The teaching world is abuzz with sound walls at the moment and for good reason too! Sound walls are heavily aligned with the Science of Reading and are one of the most useful displays that you can have in your classroom. I’m excited to share the NEW Sound Wall that I have just created as well as more details about how sound walls work, plus reasons why all early elementary grades absolutely need them.



What is a sound wall? 

Let’s first dive into what exactly a sound wall is. The current norm is to display alphabet posters that have a total of 26 sounds, however in contrast, a sound wall organizes and displays the different sounds or phonemes that we hear in speech. For example, the phoneme ‘r’ can be represented by the graphemes r, wr, rr and rh. When sounds are organized this way, it becomes much easier for students to utilize this knowledge when reading and spelling words.


Sound walls are displayed in two sections; a vowel section and a consonants section. The sections are commonly displayed side by side.

The vowel section, known as a vowel valley due to its shape, is displayed in a particular order to demonstrate the gradual change in mouth shape as you read through the phonemes.


The consonants section is organized a little differently; the phonemes are organized by the manner of articulation which relates to how sounds are made using the mouth. For example, p, b, t, d, k and g are known as ‘STOPS’ because when each of these phonemes are said aloud, the vocal tract shuts, the air pressure builds up and is then released in a short burst.



Second Grade Data and Graphing Worksheets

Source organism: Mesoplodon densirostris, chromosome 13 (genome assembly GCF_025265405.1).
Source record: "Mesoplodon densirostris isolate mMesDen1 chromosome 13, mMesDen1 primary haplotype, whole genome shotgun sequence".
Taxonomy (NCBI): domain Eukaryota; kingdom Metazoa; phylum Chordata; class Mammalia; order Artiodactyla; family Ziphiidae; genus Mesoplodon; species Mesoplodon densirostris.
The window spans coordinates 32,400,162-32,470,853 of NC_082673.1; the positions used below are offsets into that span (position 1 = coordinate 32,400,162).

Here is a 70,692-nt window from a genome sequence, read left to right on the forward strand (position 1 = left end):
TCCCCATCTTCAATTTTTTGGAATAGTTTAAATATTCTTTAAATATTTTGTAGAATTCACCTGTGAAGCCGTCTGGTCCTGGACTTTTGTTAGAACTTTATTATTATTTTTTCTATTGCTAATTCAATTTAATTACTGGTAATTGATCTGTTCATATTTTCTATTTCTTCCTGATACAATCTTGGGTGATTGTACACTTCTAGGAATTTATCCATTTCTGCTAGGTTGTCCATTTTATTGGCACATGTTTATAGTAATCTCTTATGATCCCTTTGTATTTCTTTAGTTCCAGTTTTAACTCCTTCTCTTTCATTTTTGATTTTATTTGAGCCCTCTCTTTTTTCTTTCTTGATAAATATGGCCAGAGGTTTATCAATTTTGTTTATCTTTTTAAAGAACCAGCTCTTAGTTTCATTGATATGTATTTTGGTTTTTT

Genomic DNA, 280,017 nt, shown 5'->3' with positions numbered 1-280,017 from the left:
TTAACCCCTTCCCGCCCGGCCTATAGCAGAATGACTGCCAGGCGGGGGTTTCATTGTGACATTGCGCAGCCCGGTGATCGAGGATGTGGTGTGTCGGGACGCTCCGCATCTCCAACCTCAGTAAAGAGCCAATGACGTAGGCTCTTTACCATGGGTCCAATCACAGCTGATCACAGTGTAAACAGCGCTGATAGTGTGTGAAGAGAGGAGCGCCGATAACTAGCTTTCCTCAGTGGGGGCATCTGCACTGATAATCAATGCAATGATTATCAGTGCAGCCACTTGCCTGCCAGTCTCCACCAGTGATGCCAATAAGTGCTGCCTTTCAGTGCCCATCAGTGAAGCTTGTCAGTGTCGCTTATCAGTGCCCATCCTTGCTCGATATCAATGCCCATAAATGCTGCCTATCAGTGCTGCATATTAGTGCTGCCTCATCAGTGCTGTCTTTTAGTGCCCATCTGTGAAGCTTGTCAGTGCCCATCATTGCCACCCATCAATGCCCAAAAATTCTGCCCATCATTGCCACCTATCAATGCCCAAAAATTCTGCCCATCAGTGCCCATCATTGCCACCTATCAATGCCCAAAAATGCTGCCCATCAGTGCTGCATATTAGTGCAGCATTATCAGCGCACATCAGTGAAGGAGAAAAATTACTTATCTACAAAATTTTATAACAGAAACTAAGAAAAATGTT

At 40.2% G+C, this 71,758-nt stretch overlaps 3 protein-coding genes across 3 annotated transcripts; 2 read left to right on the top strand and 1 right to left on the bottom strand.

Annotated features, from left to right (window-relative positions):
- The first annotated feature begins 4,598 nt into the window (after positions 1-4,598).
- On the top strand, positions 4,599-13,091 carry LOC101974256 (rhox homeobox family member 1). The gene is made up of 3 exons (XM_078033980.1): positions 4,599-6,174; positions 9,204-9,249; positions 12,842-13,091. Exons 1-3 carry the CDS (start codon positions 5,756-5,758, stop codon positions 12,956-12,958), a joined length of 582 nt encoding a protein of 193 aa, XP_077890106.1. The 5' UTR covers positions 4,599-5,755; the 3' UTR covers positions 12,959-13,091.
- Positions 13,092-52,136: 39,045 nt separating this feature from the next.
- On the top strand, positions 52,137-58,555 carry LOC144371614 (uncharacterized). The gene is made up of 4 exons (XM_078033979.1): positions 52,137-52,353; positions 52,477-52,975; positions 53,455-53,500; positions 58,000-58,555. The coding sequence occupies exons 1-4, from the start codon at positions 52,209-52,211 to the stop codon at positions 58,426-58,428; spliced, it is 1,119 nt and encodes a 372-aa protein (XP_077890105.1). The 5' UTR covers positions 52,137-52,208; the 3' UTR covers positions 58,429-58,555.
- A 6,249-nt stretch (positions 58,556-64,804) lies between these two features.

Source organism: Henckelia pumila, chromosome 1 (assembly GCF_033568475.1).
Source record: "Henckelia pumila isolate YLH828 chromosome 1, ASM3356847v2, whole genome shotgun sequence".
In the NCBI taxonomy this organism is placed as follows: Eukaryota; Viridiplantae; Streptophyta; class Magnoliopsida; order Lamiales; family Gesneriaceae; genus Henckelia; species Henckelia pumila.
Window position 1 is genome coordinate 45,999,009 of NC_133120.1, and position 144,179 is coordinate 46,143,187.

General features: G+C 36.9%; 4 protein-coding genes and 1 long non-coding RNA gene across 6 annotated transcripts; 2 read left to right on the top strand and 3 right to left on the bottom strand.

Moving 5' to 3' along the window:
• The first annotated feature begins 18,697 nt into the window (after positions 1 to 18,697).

Thursday, November 11, 2021

Hello lovely friends!


I hope you have all been loving my second grade math packets because I have a new one for you that’s all about data and graphing.


Data and graphing in second grade has students become familiar with representing and interpreting data with tally marks, bar graphs, picture graphs and line plots.


I have always loved teaching data and graphing because it's a concept that can easily be taught in a hands-on way. Understanding what data is and how to organize it is really important and graphing allows students to organize that data while practicing their sorting and observation skills!


The Activities


There are over 40 activities included in this packet with many of them being interactive. Plus, I have included some differentiation options too, so if you have students working at a lower or higher level, there's a bunch of activities for them too.

Here is a list of EVERYTHING this packet includes:


Tally Marks (to 30)

Counting Tally Marks (to 50)

Data Categories

Categorize and Graph

Pencil Tally Chart

Ice Cream Shop

Car Tally and Graph

Zoo Animal Bar Graph

Weather Bar Graph

Spelling Test Bar Graph

Coffee Shop True or False

Label a Graph

Garden Animal Graph

Town Graph

Clothes Shop

Roll a Dice Data Collection

Restaurant Bar Graph

Our Pets Data Collection

Favorite Food Collect and Graph

Ben's Toy Chest Picture Graph

Popcorn Sold Picture Graph

Fishing Time Picture Graph

T-Shirts True or False

Betty's Bakery Graph

Favorite Season Data Collection

Fruit Line Plot

Ribbon Length Line Plot